From a homily on the Feast of the Immaculate Conception.
My parents, when I was a child, emphasized manners. One improper enterprise of mine, for which I was often called to task, was drinking milk or Gatorade straight out of the bottle. Having a requisite glass to a drink is a courteous gesture. The rest of my family suffered from my inelegant action. It reminds me of Hilaire Belloc's limerick:
Of Courtesy, it is much less
Than Courage of Heart or Holiness,
Yet in my walks it seems to me
That the Grace of God is Courtesy.
But this is not to be about courtesy; rather the concept of a glass. The glass makes the drink. Think of how many types of glasses there are: champagne flutes, wine glasses, beer mugs, beer steins, margarita glasses, brandy snifters, whiskey tumblers, juice glasses, coffee cups and so on. I suppose we could drink all draughts from the same cup. But say I went to a nice restaurant and drank wine out of a red Solo cup, you would be turned off by me. And say at that same restaurant I drank straight from the wine bottle, without any glass at all, you would think I had a problem. I might even be kicked out of the restaurant. A glass, and the proper glass at that, is necessary.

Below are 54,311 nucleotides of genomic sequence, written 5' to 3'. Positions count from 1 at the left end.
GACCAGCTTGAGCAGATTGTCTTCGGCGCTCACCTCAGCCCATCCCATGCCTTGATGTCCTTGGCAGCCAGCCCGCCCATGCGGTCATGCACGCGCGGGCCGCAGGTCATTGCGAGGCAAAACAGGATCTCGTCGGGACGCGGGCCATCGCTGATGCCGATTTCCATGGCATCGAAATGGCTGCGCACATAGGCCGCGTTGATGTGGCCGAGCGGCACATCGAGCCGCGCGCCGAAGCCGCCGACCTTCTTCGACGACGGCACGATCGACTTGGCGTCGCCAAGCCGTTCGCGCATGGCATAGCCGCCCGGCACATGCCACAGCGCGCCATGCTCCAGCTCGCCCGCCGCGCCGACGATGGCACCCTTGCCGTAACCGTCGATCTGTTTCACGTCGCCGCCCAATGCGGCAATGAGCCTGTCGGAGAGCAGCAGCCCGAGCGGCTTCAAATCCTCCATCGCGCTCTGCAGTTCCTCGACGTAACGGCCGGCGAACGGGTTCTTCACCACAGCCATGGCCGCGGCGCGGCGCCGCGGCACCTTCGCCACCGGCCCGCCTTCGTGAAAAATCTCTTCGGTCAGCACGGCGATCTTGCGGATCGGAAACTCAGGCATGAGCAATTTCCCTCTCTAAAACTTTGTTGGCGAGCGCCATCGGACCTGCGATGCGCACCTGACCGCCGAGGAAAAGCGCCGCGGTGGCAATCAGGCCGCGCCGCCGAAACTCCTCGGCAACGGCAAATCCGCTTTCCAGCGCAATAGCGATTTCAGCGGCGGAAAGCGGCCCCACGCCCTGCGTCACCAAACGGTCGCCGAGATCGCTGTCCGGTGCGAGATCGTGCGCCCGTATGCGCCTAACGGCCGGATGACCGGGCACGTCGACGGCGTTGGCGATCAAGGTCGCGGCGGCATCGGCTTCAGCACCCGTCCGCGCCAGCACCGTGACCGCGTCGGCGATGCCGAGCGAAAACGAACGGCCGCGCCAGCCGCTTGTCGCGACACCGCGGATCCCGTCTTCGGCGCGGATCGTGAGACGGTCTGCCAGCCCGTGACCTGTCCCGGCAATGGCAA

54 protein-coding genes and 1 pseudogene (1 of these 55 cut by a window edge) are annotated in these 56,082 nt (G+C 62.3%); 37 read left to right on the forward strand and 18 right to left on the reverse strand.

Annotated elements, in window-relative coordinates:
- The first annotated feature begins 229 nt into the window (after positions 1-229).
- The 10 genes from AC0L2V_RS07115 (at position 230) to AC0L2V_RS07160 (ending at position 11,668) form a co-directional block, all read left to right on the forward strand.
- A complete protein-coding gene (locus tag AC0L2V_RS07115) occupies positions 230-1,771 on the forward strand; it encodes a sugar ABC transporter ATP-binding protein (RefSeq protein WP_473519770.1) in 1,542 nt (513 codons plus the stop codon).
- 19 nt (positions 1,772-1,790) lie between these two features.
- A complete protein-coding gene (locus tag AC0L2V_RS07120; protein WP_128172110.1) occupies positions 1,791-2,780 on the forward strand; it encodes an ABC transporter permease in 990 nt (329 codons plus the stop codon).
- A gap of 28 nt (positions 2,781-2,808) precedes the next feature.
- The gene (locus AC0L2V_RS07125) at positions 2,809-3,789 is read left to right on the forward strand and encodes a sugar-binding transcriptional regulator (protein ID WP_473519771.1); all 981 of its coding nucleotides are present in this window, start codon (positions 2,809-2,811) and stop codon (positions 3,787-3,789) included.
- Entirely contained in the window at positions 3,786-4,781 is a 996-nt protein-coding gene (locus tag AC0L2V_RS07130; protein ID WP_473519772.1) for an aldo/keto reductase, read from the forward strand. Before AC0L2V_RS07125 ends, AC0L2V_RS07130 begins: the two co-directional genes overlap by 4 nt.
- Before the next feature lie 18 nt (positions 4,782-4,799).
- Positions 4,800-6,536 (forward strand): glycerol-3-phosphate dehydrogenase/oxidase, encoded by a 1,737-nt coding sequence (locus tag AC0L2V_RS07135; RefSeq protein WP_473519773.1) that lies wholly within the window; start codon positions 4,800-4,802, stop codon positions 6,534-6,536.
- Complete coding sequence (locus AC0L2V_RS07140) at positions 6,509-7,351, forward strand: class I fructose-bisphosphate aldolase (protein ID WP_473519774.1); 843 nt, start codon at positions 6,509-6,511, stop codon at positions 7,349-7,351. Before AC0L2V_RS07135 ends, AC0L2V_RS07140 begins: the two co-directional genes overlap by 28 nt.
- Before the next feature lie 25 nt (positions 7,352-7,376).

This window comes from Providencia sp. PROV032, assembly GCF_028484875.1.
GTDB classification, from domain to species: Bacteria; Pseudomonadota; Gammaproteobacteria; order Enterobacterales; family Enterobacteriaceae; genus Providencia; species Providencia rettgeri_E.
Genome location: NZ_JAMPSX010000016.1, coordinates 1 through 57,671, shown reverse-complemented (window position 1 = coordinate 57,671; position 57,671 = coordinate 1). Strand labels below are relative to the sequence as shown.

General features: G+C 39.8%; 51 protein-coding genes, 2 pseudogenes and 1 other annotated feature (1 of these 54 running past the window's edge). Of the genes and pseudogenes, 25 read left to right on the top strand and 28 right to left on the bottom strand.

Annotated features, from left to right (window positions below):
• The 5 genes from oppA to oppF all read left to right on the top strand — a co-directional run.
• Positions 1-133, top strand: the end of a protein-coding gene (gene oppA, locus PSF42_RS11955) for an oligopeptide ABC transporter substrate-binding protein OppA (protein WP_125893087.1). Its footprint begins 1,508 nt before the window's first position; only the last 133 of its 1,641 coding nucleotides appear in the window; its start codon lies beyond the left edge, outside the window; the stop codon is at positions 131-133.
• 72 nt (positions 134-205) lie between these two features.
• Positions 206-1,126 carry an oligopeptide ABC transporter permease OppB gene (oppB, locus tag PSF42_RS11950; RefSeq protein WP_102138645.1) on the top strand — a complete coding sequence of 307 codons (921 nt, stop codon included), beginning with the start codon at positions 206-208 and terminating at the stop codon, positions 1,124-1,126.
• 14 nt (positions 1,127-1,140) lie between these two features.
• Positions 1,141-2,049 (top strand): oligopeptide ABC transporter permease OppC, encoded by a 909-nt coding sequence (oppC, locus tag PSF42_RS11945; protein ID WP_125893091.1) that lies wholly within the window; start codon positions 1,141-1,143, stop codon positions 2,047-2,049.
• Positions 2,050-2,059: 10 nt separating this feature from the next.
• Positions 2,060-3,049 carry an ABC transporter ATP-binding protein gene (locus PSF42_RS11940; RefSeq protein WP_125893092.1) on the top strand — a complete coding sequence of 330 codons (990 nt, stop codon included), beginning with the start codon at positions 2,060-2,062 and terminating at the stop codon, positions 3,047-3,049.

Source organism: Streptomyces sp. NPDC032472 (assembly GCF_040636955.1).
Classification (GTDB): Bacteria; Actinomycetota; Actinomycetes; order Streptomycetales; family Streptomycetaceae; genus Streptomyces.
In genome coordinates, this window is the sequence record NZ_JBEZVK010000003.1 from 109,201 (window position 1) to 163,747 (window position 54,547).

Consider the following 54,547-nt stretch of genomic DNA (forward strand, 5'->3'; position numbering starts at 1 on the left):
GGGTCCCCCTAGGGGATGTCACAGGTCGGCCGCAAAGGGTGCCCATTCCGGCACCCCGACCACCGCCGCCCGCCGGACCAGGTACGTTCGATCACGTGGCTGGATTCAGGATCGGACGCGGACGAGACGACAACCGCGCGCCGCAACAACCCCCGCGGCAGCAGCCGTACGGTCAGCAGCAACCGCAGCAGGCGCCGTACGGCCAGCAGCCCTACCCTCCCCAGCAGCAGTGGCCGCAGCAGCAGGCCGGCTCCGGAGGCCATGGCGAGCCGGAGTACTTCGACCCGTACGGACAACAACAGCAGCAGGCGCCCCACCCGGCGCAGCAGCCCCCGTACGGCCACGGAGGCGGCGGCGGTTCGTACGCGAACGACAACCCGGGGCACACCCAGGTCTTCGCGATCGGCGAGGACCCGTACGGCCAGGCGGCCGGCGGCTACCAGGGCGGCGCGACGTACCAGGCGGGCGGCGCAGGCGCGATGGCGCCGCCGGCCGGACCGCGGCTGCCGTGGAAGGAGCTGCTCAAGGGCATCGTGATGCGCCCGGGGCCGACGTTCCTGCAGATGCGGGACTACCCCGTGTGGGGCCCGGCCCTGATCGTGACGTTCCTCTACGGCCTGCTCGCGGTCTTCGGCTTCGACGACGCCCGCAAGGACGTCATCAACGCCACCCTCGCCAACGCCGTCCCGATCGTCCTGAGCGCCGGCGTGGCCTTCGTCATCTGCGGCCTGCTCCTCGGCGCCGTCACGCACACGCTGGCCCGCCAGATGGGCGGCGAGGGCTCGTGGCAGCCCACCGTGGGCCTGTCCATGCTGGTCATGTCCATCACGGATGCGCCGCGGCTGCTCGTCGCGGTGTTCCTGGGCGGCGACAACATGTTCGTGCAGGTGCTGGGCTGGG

Mary was the perfect glass. That is what we celebrate today. She was the stein for the German beer; the shot glass for the Jameson; the baby bottle for the formula. Sure, Jesus could have simply come into the world. He could have just appeared. But it would not have been proper. Jesus once said, “Let anyone who is thirsty come to me and drink” (Jn 7:37). We are able to do so because of Mary. Jesus is drinkable because of his glass.